Have the stars fallen?

Last night, I had some more thoughts about the movie As it is in Heaven. As I have explained in my podcast (below), the movie is about a famous conductor who comes to his village and begins teaching the local church choir how to sing together. Gradually, the choir learns how to sing together and how to be together -- the two activities being inseparable. As a result, they experience and reflect light and spirituality and challenge others in the village who do not love the light in themselves.

One of those people is the church pastor. At one point, someone wryly comments that more people attend choir practices than attend Mass. The church pastor is eaten up with envy at the success of the choir and its conductor. He hates the conductor. At one crisis point, he rings the conductor and invites him over to his place. The pastor points a shotgun at him and threatens to shoot him. He says to the conductor, "I used to be someone around here before you took it away from me." The pastor represents established religion and its inability to embrace the spirit. It was true that the pastor had lost everything -- he had lost his authority and respect in the village. But, most importantly, he had lost the spirit which now permeated the choir. The honest, loving and supportive relationships among the members of the choir had attracted the spirit and generated light. The pastor and his church no longer had this.

Last night it dawned on me that this was an excellent example of how the stars have fallen. In the Iqan, Baha'u'llah tells us that the prophecy about the stars falling from the sky refers to the leaders of religion losing their authority. The pastor in the movie was an example of a star that had fallen. He was attached to his position of authority and steadfastly refused to join in with the choir on an equal footing with others. He saw himself as being the one to control and rule the choir, not to participate in it. But he was fighting a losing battle because what he had lost had been taken from him by Baha'u'llah and it was never going to come back.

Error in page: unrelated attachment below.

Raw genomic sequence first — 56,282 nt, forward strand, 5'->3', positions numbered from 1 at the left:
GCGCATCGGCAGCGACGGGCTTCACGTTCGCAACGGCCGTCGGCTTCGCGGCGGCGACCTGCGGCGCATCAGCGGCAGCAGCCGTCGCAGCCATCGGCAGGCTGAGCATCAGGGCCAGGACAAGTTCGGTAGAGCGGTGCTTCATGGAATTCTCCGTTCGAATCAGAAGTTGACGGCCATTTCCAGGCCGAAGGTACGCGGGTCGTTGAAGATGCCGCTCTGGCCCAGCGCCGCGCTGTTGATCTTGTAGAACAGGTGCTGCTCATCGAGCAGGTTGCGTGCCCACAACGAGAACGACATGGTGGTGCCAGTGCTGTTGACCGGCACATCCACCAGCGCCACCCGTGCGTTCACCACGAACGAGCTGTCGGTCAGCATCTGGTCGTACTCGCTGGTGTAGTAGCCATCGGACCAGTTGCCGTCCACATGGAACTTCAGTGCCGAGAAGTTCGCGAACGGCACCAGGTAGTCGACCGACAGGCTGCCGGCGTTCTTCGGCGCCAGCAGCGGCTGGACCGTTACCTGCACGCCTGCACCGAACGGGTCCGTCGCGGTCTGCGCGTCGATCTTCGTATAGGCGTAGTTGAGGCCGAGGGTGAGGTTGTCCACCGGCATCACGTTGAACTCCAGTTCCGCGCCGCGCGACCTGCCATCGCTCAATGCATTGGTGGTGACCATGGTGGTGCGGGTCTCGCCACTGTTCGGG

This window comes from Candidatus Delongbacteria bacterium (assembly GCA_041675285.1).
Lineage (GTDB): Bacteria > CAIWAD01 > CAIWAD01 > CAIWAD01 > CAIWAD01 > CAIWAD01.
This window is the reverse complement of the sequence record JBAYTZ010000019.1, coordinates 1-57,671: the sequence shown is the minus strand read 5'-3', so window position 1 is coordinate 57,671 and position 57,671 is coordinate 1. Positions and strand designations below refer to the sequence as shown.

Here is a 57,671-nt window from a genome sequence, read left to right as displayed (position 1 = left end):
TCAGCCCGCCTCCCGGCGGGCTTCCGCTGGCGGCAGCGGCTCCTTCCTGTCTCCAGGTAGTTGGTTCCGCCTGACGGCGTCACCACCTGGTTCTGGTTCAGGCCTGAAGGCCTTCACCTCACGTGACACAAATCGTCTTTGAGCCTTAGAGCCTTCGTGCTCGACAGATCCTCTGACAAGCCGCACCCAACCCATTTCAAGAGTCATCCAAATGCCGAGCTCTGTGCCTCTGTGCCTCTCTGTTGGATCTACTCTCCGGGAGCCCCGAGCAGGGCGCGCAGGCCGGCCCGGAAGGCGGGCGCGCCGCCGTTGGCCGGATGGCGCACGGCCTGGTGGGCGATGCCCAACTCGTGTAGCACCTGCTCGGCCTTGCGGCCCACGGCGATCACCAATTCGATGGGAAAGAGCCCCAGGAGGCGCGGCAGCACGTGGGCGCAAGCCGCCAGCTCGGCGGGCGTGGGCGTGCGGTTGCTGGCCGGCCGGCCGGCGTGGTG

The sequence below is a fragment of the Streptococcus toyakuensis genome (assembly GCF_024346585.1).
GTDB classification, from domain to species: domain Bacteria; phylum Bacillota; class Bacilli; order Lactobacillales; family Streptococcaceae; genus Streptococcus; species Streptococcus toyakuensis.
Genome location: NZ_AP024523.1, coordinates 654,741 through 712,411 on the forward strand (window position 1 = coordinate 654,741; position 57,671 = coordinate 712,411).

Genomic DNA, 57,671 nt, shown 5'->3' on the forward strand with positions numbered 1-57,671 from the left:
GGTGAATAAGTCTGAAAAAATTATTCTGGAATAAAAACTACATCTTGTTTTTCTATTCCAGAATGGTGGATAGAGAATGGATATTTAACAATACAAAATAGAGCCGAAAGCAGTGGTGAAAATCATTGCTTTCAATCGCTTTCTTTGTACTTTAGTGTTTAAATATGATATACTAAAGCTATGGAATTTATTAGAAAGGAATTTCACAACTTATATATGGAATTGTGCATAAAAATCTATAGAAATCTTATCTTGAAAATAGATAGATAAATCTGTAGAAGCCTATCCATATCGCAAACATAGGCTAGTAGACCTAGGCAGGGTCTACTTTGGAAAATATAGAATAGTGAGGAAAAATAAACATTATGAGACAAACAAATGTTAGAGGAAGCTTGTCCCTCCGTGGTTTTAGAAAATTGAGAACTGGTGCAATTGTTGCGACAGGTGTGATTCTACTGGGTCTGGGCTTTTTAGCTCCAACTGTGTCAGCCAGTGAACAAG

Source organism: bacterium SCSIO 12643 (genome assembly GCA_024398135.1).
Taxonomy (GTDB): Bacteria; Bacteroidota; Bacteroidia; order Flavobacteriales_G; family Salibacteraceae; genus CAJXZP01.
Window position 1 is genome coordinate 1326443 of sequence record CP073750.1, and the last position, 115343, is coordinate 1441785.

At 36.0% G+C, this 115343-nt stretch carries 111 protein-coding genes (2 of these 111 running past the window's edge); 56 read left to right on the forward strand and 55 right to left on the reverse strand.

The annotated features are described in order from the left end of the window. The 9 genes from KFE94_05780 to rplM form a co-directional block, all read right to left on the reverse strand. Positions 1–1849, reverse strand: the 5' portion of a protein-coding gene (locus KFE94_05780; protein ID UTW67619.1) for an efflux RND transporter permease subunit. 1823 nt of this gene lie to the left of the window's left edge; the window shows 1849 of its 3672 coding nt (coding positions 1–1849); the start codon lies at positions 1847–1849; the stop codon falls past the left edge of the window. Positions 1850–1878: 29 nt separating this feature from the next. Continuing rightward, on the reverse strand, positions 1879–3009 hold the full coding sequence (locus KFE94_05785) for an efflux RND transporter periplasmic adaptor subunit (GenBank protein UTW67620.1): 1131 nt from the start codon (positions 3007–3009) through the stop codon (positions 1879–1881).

It also occurred to me that the same principle applies to the Baha'i institutions. Generally, we think that the stars falling applies to the leaders of religion of previous revelations. But there is no basis for this assumption. Baha'u'llah tells us that the main characters of each revelation return in subsequent ones. If the Baha'i institutions act in the same way that the religious institutions of old have acted, then their stars fall also. There is no difference from a spiritual point of view. What matters and what lives on in eternity is the spirit between the people. Wherever that exists, that is where Baha'u'llah is -- and that is where the Baha'is are.